In a detailed filing to federal regulators last week, ISO-NE laid out its reasoning both for eliminating the contentious minimum offer price rule (MOPR) and for doing so after a two-year delay.
The proposal largely reiterates the points that the grid operator has made during a monthslong stakeholder process in NEPOOL, but the document is the first time its entire reasoning has been laid out in one place.
ISO-NE is calling for the creation of a “more nuanced mechanism for evaluating new resource capacity market offers,” exempting both clean or renewable resources and merchant generators from a new resource-specific, buyer-side market power review.
But to avoid a flood of new state-sponsored resources into the capacity market and a corresponding rash of “inefficient retirements,” it proposes a two-year transition period during which the MOPR would remain in effect but up to 700 MW of renewables could get exemptions from it.
“The ISO is concerned that the immediate entry of large quantities of state-sponsored resources could pose an unacceptable risk to the existing resources upon which the region currently relies, prompting the retirement of these resources before the point at which we are in a position to fully ascertain and account for the relative reliability benefits of the retiring resources and the new resources replacing them,” ISO-NE COO Vamsi Chadalavada said in testimony attached to the filing.
As a backdrop to its latest proposal, ISO-NE lays out a history of admitted failures at accommodating state-sponsored resources into the capacity market.
The 2014 renewable technology resource (RTR) exemption had caps that were too small, and rules too restrictive, to qualify many of the renewable resources trying to get into the capacity market.
The RTO’s Competitive Auctions with Sponsored Policy Resources (CASPR) construct — which created a second, “substitution” auction, in which existing resources can transfer their capacity supply obligations (CSOs) to state-sponsored resources — has also failed to have the intended results. In the four auctions since its implementation, only 54 MW of state-sponsored resources have been awarded a CSO through a substitution auction, the RTO said.
In light of those failures, and with clean energy procurements on the rise even more in the New England states in the last few years, ISO-NE needed a new plan.
Its proposal excludes certain new resources from having their capacity market offers mitigated if they “lack either the ability or the incentive to exercise market power (or both), or because exclusion of those resources will address the inefficient overbuild concerns related to the accelerated state procurement of sponsored resources,” the RTO wrote.
In addition to federally or state-sponsored resources, new projects with a capacity less than or equal to 5 MW, passive demand response resources and new resources that are not receiving revenues outside of RTO-administered wholesale markets from a load-serving entity, state or subdivision of a state will also be exempt from the buyer-side review and any mitigation.
Now the ball is in FERC’s court, and while sometimes the federal agency’s response is predictable, this is not one of those times.
Arguably the most pertinent question is whether the two-year delay complies with FERC Democrats’ recent pointed, if nonbinding, directive to remove the MOPR “expeditiously.” (See FERC Weighs in as ISO-NE Prepares for Capacity Auction.)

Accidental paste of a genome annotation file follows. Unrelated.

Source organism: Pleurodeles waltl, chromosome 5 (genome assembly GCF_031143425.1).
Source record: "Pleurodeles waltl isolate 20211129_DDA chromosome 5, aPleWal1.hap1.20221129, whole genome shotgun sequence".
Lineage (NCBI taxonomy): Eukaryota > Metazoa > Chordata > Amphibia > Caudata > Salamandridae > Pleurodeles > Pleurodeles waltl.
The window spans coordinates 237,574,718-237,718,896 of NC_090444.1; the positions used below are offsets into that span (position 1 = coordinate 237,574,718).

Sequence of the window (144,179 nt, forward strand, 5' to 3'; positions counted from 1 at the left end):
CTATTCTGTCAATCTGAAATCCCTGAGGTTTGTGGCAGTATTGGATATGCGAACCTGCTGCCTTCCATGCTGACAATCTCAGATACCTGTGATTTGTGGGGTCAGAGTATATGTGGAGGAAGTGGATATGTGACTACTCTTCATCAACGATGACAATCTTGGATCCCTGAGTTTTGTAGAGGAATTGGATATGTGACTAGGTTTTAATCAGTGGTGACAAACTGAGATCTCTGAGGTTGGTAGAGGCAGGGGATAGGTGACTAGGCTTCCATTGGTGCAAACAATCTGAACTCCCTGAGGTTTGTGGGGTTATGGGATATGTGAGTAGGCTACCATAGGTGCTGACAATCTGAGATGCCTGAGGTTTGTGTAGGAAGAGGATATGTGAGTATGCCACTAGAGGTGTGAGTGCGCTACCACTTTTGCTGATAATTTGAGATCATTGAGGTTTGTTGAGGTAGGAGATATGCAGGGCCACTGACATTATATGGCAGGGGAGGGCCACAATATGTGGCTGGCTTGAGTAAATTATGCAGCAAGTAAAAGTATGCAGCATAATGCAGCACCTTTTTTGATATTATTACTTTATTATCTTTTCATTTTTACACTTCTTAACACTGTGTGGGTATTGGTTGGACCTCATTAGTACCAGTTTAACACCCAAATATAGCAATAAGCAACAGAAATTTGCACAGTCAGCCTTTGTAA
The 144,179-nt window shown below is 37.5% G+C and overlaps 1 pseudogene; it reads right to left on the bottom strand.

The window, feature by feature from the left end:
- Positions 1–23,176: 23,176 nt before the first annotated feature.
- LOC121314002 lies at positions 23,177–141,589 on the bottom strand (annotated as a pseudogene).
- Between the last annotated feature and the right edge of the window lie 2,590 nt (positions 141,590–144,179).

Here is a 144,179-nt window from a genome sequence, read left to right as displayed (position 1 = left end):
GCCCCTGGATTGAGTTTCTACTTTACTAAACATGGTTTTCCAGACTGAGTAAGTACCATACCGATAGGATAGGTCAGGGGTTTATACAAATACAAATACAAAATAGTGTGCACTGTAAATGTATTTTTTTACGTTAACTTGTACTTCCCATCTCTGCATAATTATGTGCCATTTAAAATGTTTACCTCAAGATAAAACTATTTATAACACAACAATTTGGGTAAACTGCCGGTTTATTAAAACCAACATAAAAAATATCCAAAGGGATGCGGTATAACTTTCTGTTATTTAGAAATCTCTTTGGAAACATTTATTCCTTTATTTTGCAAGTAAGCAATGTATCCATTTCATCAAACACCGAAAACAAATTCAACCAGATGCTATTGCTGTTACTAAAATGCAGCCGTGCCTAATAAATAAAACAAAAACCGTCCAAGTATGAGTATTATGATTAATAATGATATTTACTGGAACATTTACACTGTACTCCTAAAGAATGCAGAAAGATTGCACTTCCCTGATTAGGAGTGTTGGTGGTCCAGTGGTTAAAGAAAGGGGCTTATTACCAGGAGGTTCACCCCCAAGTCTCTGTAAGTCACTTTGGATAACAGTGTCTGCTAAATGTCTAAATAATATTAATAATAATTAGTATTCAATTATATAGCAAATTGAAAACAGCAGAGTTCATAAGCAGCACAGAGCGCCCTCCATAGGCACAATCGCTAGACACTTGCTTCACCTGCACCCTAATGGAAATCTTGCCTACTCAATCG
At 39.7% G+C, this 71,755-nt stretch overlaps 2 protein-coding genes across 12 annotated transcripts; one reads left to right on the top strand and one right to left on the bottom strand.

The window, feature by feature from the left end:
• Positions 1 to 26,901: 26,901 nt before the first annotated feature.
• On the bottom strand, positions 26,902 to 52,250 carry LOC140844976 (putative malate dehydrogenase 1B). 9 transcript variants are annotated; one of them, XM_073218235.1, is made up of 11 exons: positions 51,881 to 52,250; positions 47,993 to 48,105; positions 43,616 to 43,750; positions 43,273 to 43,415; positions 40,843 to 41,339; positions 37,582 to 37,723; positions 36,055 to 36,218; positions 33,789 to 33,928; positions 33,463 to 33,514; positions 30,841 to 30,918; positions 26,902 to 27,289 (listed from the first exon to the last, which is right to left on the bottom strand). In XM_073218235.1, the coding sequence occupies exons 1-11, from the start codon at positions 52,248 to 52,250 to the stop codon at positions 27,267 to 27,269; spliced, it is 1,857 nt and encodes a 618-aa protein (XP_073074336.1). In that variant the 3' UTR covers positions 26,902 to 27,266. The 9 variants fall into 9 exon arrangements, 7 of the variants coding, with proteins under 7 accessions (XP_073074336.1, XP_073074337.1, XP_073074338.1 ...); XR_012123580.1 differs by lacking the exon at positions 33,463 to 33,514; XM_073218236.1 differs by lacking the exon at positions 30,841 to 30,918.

FERC typically responds to filings under Federal Power Act Section 205 within 60 days, and there are a number of ways it could respond, said Ari Peskoe, director of the Electricity Law Initiative at Harvard Law School.
It could approve the filing as is, and it would go into effect. It could reject the filing, keeping the status quo. It could also issue a deficiency letter asking for more information or call for a paper hearing, extending the deadline.
Or, Peskoe said, “it could reject the filing, and with that rejection issue a Section 206 order finding that the status quo is unjust and unreasonable and order ISO-NE to change it. That could be a specific order to put into place an immediate end to the MOPR.”
FERC took that route with PJM’s MOPR in 2018, and the resulting process took another year and a half to complete. But, Peskoe said, because the immediate cessation of the MOPR was already on the table and under discussion in New England, it could likely develop much more quickly.
D.C. politics could end up playing into the decision too: There’s a possible scenario in which FERC ends up split 2-2 in 2023 after approving ISO-NE’s two-year transition. If the RTO were to backtrack at that point on its decision to remove the MOPR altogether, its decision could end up being approved by the split FERC by operation of law.
The debate over the MOPR removal and especially the transition proposal has generated an unusual amount of scrutiny of ISO-NE and NEPOOL, which often operate under the radar.
In particular, opponents of the delay have cried foul and accused the grid operator of being an impediment to the clean energy transition.
“ISO-NE, New England’s energy operator, just decided to push back letting clean energy into the regional market by two more years,” tweeted Melissa Birchard, senior regulatory attorney for power grid reform at the Acadia Center. “This is a mistake for the climate and sticks consumers with extra costs. FERC should reject this and direct the ISO to let clean energy compete now.”